LBJ DC Concentration Graduate Degree Overview
The LBJ School of Public Affairs gives select students the extraordinary opportunity to simultaneously engage in public policy work and earn a professional graduate school degree through its specialized DC Concentration. LBJ DC Fellows, have two full-degree options: Master of Public Affairs or Master of Global Policy Studies.
After two semesters (fall, spring) of intensive policy coursework in Austin, DC Fellows then move to Washington, DC for two semesters (summer, fall) to continue their studies during evenings and Fridays at the LBJ Washington Center, while also undertaking six-month Policy Apprenticeships with a DC-based public or private policy organization. More substantive and longer in duration than a traditional internship, the Policy Apprenticeship program includes only professionally trained graduate students with a demonstrated commitment to pursuing policy careers in the nation’s capital. DC Fellows are available for both longer and more sophisticated assignments.
The goal of this unique 18-month federal public policy concentration is to transition graduate students into the DC policy workforce a full semester earlier than traditional public policy programs, prepared better both academically and professionally for the unique DC federal policy environment.
The six-month, 32-hours-per-week (Monday–Thursday) Policy Apprenticeships commence in late May/early June and end in December.
Policy Apprenticeships: Objectives and Prospective Employer Guidance
LBJ DC Fellows arrive in Washington, DC after successfully completing a year of rigorous graduate-school training in advanced policy development and analysis, economics, analytical and quantitative methodologies, policy writing, and public financial management. Moreover, they embark upon their Policy Apprenticeships with an established set of professional workplace skills, including workload and time management, professional work ethic, initiative and networking capacities, experience collaborating with other policy professionals, and practiced oral and written communications abilities that include briefing and presentation training. They are ready from day one to contribute to organization-critical tasks.
The objectives of the Policy Apprenticeships include:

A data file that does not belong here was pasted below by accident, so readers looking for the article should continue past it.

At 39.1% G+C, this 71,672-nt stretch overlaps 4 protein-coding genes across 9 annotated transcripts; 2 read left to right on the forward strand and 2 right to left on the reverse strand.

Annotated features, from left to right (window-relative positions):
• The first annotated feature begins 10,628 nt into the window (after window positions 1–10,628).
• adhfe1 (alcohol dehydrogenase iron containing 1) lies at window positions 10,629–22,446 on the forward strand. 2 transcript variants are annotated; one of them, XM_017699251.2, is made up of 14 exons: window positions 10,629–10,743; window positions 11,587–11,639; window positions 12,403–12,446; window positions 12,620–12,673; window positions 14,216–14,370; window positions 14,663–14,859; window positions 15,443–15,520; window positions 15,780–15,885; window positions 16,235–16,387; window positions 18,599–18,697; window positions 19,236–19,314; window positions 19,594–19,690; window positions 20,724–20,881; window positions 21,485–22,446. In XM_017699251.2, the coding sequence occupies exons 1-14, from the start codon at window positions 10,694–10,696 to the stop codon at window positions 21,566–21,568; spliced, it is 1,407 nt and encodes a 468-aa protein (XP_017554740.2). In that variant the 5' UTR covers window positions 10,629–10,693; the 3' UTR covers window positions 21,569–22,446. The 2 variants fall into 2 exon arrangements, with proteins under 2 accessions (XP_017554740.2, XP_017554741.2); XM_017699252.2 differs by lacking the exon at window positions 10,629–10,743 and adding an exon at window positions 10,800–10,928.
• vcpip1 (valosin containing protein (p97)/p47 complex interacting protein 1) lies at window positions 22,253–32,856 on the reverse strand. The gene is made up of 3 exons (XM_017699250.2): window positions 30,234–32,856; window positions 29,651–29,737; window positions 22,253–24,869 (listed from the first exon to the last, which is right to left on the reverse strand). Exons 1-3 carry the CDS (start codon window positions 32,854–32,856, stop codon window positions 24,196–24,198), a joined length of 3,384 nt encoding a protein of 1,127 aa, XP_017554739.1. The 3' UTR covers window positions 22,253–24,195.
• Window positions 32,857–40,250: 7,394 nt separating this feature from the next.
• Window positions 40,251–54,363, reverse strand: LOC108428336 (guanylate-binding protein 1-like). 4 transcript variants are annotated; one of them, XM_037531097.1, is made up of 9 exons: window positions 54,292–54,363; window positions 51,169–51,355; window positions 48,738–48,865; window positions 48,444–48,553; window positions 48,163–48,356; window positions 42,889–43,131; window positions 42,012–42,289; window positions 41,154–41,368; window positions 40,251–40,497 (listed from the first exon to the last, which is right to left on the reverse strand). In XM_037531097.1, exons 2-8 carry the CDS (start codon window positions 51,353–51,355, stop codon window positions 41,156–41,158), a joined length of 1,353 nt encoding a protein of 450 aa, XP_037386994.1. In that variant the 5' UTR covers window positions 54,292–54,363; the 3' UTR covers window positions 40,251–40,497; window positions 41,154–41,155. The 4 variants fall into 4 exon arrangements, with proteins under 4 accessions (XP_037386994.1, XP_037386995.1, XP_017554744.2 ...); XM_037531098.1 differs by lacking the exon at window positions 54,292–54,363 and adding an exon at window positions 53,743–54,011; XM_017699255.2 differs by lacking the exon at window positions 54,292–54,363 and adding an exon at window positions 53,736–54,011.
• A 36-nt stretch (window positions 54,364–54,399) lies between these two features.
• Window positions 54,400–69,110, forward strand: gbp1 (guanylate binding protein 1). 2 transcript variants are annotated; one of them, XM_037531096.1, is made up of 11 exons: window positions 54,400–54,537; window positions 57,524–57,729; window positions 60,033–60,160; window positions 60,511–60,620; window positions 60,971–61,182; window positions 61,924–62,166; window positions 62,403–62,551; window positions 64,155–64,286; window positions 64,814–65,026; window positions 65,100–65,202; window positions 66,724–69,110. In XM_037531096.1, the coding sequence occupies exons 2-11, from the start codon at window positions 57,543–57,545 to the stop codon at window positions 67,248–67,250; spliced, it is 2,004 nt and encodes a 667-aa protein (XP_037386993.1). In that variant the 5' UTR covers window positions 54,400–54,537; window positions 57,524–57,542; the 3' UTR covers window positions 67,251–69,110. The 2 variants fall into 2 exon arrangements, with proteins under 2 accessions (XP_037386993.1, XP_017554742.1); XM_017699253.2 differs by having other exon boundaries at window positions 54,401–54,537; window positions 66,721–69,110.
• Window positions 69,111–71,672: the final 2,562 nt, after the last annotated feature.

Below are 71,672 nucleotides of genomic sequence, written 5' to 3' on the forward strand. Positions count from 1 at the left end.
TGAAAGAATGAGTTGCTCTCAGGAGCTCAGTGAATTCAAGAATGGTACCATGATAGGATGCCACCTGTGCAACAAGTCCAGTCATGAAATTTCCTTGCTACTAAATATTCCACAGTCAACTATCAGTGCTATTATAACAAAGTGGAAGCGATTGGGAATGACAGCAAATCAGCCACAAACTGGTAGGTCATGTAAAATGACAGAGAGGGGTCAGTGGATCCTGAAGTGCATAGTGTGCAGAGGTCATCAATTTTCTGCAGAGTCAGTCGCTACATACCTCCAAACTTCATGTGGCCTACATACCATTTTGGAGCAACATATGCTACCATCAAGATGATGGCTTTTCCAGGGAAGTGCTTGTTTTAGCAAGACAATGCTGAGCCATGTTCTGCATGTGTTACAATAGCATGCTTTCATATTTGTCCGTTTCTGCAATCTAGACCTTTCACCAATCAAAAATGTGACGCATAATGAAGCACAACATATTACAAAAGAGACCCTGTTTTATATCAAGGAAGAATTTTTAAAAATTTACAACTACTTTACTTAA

- Continued professional development of the analytical and managerial skills acquired during the first year of LBJ School training.
- Mentoring, networking and other activities that help lead to post-graduate career opportunities and enduring professional relationships in Washington, DC.
- Exposure to working almost full-time in a policy field related to the DC Fellow’s career aspirations in Washington, DC, including interaction with decision-makers, observation of organizational processes, and execution of policy tasks.
- The potential (without any upfront expectation or commitment) for a future full-time employment relationship with the sponsoring organization.
Policy Apprenticeship supervisors should strive to give DC Fellows substantive written, oral, and analytical policy tasks and workplace experiences that help them meet these objectives.
Policy Apprenticeships: Administrative Process and Evaluation
The administrative aspects of hosting an LBJ DC Fellow are minimal. Each potential host organization completes a brief online LBJ School Policy Apprenticeship approval form outlining a proposed position; then the LBJ Washington Center executive director reviews the position with the designated supervisor before approving it.
Twice during the six-month Policy Apprenticeship, the director gives employment supervisors an online Policy Apprentice evaluation form to complete. DC Fellows complete self-evaluations about how the Policy Apprenticeship enhances professional academic and workforce skills and furthers their ability to work in Washington, DC.
DC Fellows earn academic credit toward their graduate degree and are evaluated based on:
- the director’s interaction with the employment supervisor and DC Fellow during the Policy Apprenticeship;
- supervisor evaluations;
- self-evaluations, and
- the DC Fellow’s weekly online Policy Apprenticeship journals.
Policy Apprenticeships: Compensation
Most Policy Apprenticeships are paid positions, reflecting employers' recognition that well-trained graduate students are valuable. Compensation will vary depending on the organization and policy sector.
Host a Policy Apprentice
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